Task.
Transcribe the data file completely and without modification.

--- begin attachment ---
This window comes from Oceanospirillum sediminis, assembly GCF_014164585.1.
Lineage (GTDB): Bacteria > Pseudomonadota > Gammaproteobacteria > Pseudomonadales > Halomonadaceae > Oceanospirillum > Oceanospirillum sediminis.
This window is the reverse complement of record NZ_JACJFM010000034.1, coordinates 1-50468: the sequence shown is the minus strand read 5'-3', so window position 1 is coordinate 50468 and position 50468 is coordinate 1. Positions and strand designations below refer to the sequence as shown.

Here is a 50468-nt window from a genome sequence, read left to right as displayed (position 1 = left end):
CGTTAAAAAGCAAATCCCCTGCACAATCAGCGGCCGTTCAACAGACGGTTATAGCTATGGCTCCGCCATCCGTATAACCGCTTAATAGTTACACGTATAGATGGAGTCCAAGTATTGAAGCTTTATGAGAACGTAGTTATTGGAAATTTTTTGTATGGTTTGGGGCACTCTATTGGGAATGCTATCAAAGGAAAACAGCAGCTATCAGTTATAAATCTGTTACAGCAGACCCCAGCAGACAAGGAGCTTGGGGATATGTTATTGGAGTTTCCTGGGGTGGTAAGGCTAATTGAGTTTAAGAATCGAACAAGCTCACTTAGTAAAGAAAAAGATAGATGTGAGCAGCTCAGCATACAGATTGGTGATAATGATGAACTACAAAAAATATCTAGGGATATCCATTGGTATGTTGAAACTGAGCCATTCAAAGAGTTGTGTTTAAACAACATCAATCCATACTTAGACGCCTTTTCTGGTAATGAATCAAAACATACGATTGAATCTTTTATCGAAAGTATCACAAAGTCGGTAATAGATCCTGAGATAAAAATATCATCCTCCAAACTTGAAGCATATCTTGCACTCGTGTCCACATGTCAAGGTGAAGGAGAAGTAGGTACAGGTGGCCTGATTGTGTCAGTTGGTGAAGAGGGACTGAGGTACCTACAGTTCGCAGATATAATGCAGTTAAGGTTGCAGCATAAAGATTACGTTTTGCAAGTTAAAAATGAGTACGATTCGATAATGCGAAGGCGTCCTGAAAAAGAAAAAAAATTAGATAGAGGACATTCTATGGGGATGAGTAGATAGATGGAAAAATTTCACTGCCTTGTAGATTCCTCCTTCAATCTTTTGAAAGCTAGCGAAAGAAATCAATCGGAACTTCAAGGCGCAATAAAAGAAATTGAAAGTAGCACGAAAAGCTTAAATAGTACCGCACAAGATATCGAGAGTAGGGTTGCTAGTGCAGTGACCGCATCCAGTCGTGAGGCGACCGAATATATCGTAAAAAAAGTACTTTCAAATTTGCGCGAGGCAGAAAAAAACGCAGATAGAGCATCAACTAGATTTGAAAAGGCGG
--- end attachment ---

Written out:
This window comes from Oceanospirillum sediminis, assembly GCF_014164585.1.
Lineage (GTDB): Bacteria > Pseudomonadota > Gammaproteobacteria > Pseudomonadales > Halomonadaceae > Oceanospirillum > Oceanospirillum sediminis.
This window is the reverse complement of record NZ_JACJFM010000034.1, coordinates 1-50468: the sequence shown is the minus strand read 5'-3', so window position 1 is coordinate 50468 and position 50468 is coordinate 1. Positions and strand designations below refer to the sequence as shown.

Here is a 50468-nt window from a genome sequence, read left to right as displayed (position 1 = left end):
CGTTAAAAAGCAAATCCCCTGCACAATCAGCGGCCGTTCAACAGACGGTTATAGCTATGGCTCCGCCATCCGTATAACCGCTTAATAGTTACACGTATAGATGGAGTCCAAGTATTGAAGCTTTATGAGAACGTAGTTATTGGAAATTTTTTGTATGGTTTGGGGCACTCTATTGGGAATGCTATCAAAGGAAAACAGCAGCTATCAGTTATAAATCTGTTACAGCAGACCCCAGCAGACAAGGAGCTTGGGGATATGTTATTGGAGTTTCCTGGGGTGGTAAGGCTAATTGAGTTTAAGAATCGAACAAGCTCACTTAGTAAAGAAAAAGATAGATGTGAGCAGCTCAGCATACAGATTGGTGATAATGATGAACTACAAAAAATATCTAGGGATATCCATTGGTATGTTGAAACTGAGCCATTCAAAGAGTTGTGTTTAAACAACATCAATCCATACTTAGACGCCTTTTCTGGTAATGAATCAAAACATACGATTGAATCTTTTATCGAAAGTATCACAAAGTCGGTAATAGATCCTGAGATAAAAATATCATCCTCCAAACTTGAAGCATATCTTGCACTCGTGTCCACATGTCAAGGTGAAGGAGAAGTAGGTACAGGTGGCCTGATTGTGTCAGTTGGTGAAGAGGGACTGAGGTACCTACAGTTCGCAGATATAATGCAGTTAAGGTTGCAGCATAAAGATTACGTTTTGCAAGTTAAAAATGAGTACGATTCGATAATGCGAAGGCGTCCTGAAAAAGAAAAAAAATTAGATAGAGGACATTCTATGGGGATGAGTAGATAGATGGAAAAATTTCACTGCCTTGTAGATTCCTCCTTCAATCTTTTGAAAGCTAGCGAAAGAAATCAATCGGAACTTCAAGGCGCAATAAAAGAAATTGAAAGTAGCACGAAAAGCTTAAATAGTACCGCACAAGATATCGAGAGTAGGGTTGCTAGTGCAGTGACCGCATCCAGTCGTGAGGCGACCGAATATATCGTAAAAAAAGTACTTTCAAATTTGCGCGAGGCAGAAAAAAACGCAGATAGAGCATCAACTAGATTTGAAAAGGCGG